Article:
Many cold cereals contain way too much added sugar, says Alpert. Be sure to read the ingredients, and you'll see that even the healthiest looking cereals have sugar somewhere on the list. If you feel you can’t start your day without cereal, pick one low in sugar (6 grams or less per three-fourths cup cereal) or opt for plain oatmeal and stir in some unsweetened fruit, peanut butter or almond butter for a healthy protein and fat boost.
4. Choose Natural Sugar Over Added
Reading ingredient labels will reveal whether a product contains added sugars versus natural sugars that come from dairy, fruit and some vegetables. If there’s no sugar listed on the label, then any sugar the food contains is likely to be naturally contained in the food itself.
5. Watch Out For Surprisingly Sweet Foods
For example, some packaged foods you’d never think of as “sweet” are loaded with added sugar. Take baked beans. Some varieties contain as many as 16 grams of sugar per serving, which could be listed as brown sugar, dextrose or molasses on the label, writes Lustig. That’s like sprinkling four teaspoons of sugar on a one-half cup of beans — not something you’d likely do, right? Pasta sauces and salad dressings can also be laced with added sugar.
6. Don't Swill Your Sugar
Liquid calories are more fattening than we think. That’s because drinks don’t fill us up, so it’s easy to down sugary beverages throughout the day without realizing the extra calories they add to your daily total. According to nutritionist Elizabeth Somer, whose latest bestseller is Eat Your Way to Sexy, for every 3 ounces of cola (that’s about three gulps) your risk for weight gain increases. So nix sugary sodas for water — switch to the satisfying unsweetened seltzers that now come in so many flavors. And swap out the sugary cocktails for highballs (a shot of a liquor splashed with club soda).
7. Remember That Sugar By Any Other Name Is Still Sugar
According to Lustig, you can find 56 different types of sugar listed as ingredients in packaged foods. There’s sugar itself, of course, and high fructose corn syrup. But you might not recognize that cane juice crystals, barley malt, brown rice syrup or agave are also forms of sugar. What’s more, don’t let healthy sounding ingredients such as honey, organic raw sugar and fruit juice fool you. They also mean that sugar has been added.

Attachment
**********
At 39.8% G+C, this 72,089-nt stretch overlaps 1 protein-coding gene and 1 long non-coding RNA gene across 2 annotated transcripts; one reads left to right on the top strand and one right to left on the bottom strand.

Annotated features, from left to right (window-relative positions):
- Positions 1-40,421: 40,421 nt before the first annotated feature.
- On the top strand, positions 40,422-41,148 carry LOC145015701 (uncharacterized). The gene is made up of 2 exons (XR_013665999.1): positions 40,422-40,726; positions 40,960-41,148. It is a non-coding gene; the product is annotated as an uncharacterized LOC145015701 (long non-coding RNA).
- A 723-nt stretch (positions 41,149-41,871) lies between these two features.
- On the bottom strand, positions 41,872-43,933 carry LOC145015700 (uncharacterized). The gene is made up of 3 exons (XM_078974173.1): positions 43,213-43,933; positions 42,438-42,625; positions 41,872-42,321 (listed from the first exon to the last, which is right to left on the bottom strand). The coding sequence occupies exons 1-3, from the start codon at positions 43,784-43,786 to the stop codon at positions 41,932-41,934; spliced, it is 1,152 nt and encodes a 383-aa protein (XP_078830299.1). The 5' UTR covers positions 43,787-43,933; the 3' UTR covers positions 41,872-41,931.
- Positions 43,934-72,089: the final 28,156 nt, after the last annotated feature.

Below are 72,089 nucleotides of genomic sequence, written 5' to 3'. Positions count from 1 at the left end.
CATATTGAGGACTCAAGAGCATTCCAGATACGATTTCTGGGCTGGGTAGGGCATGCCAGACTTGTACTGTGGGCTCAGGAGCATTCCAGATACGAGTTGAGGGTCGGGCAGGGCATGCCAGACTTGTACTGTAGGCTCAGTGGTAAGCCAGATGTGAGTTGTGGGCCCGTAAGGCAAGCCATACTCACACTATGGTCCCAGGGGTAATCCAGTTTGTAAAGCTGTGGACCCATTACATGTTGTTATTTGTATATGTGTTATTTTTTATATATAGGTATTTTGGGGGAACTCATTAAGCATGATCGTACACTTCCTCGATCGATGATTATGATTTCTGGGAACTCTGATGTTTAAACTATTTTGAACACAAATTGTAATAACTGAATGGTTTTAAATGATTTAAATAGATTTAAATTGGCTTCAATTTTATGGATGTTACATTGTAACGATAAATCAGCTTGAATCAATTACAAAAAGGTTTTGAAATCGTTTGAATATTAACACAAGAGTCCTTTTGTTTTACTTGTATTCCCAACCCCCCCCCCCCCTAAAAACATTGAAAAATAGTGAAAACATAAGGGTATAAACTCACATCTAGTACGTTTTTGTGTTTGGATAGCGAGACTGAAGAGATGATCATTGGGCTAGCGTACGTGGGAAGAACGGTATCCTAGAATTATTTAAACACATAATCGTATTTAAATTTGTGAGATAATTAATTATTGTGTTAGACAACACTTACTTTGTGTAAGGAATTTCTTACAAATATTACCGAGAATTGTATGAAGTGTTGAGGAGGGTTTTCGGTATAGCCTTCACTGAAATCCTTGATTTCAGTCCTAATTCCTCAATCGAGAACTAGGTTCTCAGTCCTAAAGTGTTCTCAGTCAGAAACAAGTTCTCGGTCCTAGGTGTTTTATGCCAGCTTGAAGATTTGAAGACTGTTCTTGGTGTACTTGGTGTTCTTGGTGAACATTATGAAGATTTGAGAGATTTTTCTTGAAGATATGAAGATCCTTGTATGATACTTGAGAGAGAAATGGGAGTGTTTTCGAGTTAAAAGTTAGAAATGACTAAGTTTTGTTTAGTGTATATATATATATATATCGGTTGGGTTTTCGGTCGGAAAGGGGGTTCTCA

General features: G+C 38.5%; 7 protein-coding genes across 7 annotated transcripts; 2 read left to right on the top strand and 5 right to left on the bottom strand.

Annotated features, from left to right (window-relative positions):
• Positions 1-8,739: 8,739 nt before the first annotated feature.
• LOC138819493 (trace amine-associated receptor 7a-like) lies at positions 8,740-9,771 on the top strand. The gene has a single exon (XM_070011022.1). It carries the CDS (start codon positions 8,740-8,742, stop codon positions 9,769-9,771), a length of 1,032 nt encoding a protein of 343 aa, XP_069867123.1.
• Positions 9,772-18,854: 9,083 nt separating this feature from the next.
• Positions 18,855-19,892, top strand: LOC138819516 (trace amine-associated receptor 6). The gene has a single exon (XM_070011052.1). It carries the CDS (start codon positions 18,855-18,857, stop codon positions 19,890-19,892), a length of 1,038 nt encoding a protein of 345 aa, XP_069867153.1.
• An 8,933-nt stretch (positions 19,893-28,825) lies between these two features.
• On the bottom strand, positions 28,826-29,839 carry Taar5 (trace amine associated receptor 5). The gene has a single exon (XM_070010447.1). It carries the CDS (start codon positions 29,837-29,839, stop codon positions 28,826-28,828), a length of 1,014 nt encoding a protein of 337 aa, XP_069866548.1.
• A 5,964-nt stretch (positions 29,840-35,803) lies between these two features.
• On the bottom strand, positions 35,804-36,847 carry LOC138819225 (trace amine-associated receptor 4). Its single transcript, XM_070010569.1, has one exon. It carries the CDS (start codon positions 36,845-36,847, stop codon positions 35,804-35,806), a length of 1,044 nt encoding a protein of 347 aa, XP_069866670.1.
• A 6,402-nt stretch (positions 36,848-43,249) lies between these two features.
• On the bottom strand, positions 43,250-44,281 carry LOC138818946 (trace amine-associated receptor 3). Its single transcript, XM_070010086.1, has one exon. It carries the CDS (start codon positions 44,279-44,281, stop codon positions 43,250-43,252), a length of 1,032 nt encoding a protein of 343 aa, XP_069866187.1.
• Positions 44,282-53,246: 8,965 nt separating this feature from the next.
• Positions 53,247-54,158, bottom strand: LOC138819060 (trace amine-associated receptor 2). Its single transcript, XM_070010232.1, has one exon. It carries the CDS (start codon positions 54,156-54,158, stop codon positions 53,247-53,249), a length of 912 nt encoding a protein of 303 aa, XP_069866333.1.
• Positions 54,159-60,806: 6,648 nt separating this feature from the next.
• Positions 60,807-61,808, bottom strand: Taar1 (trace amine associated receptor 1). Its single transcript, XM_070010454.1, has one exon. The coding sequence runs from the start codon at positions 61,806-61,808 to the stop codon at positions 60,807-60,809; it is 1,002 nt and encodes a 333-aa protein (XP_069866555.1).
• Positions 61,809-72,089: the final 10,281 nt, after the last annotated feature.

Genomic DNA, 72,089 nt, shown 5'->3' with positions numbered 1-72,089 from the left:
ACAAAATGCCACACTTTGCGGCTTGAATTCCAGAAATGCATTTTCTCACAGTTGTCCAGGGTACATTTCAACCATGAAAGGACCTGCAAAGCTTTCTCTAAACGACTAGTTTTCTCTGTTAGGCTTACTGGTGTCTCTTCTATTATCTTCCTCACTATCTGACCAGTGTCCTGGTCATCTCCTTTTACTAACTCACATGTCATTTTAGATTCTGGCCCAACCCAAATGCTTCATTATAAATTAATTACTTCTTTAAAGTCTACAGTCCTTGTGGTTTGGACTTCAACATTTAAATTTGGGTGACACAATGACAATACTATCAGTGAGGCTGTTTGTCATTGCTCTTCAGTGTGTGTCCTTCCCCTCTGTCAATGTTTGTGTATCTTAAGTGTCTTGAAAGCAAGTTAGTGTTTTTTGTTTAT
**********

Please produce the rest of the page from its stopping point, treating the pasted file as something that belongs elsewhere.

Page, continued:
8. Eat Real Fruit Instead Of Drinking Fruit Juice
Most fruit juices contain three-fourths of a teaspoon of sugar per ounce, says Alpert. That includes orange juice: A healthy-looking 16-ounce container contains a whopping 12 teaspoons of sugar. So it’s better to eat the orange than drink OJ. An orange has nearly half the sugar and fewer calories, and it provides more of a sense of satiety than drinking juice — plus, the fiber in the orange slows the absorption of its sugar.
9. Try An Herbal Sweetner
Stevia is an excellent sugar substitute, suggests Teitelbaum. Made from leaves of a small perennial shrub, Stevia rebaudiana, it has a traditional history as a sweetener; herbalists sometimes use it to lower blood sugar. It’s 100 to 300 times sweeter than sugar and is calorie-free. Now widely marketed as a sweetener, you can find stevia-sweetened beverages and foods, and even flavored stevia drops that you can add to beverages, says Teitelbaum.
10. For Dessert, Eat Lots Of Berries — And A Little Dark Chocolate
Berries are surprisingly low in sugar compared to other fruits, including apples and bananas, and they pack a lot of sweet satisfaction in every bite (not to mention their many nutritional benefits). A whole cup of strawberries and a cup of raspberries each has less than two teaspoons of sugar. If your sweet tooth wants more, reward yourself occasionally with a few bites of dark chocolate. The darker the chocolate, the lower the sugar: One ounce of dark chocolate (70-85 percent cacao) contains 7 grams of sugar (versus milk chocolate’s 14 grams). Not only is a small piece of dark chocolate immensely satisfying, but, says Teitelbaum, it also contains PEA (phenylethylamine), a mood lifter, plus theobromine, a mild energy booster. Think of it as a sugary friend with benefits!